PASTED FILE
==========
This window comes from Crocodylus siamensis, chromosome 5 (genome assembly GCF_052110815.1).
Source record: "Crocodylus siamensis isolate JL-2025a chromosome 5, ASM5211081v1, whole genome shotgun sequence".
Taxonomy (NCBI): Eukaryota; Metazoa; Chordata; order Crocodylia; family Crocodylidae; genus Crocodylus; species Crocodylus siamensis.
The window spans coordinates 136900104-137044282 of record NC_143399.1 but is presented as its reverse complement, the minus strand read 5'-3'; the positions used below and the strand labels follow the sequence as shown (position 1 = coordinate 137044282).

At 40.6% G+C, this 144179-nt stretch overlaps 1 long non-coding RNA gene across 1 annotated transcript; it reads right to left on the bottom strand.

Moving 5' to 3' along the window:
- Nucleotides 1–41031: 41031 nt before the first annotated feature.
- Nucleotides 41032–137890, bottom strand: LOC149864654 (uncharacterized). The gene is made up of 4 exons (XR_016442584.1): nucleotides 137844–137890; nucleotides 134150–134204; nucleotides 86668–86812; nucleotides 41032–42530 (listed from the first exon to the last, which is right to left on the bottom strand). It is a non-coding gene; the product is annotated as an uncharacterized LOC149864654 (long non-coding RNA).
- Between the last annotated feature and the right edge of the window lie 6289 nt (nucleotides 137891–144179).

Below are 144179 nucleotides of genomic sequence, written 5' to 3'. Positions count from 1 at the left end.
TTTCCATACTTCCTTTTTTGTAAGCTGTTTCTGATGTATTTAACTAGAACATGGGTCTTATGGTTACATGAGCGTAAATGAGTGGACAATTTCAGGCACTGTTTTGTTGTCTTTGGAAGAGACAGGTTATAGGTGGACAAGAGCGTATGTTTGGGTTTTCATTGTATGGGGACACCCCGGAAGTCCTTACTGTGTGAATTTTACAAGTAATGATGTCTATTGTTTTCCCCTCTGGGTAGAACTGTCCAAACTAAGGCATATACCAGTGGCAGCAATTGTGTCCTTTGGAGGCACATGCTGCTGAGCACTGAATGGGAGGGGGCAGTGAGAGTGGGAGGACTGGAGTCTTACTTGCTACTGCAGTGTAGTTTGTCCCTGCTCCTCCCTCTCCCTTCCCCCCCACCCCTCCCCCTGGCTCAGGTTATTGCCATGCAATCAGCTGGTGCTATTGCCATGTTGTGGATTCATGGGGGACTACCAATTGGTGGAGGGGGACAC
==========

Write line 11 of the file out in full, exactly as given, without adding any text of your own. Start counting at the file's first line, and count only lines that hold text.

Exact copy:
TTTCCATACTTCCTTTTTTGTAAGCTGTTTCTGATGTATTTAACTAGAACATGGGTCTTATGGTTACATGAGCGTAAATGAGTGGACAATTTCAGGCACTGTTTTGTTGTCTTTGGAAGAGACAGGTTATAGGTGGACAAGAGCGTATGTTTGGGTTTTCATTGTATGGGGACACCCCGGAAGTCCTTACTGTGTGAATTTTACAAGTAATGATGTCTATTGTTTTCCCCTCTGGGTAGAACTGTCCAAACTAAGGCATATACCAGTGGCAGCAATTGTGTCCTTTGGAGGCACATGCTGCTGAGCACTGAATGGGAGGGGGCAGTGAGAGTGGGAGGACTGGAGTCTTACTTGCTACTGCAGTGTAGTTTGTCCCTGCTCCTCCCTCTCCCTTCCCCCCCACCCCTCCCCCTGGCTCAGGTTATTGCCATGCAATCAGCTGGTGCTATTGCCATGTTGTGGATTCATGGGGGACTACCAATTGGTGGAGGGGGACAC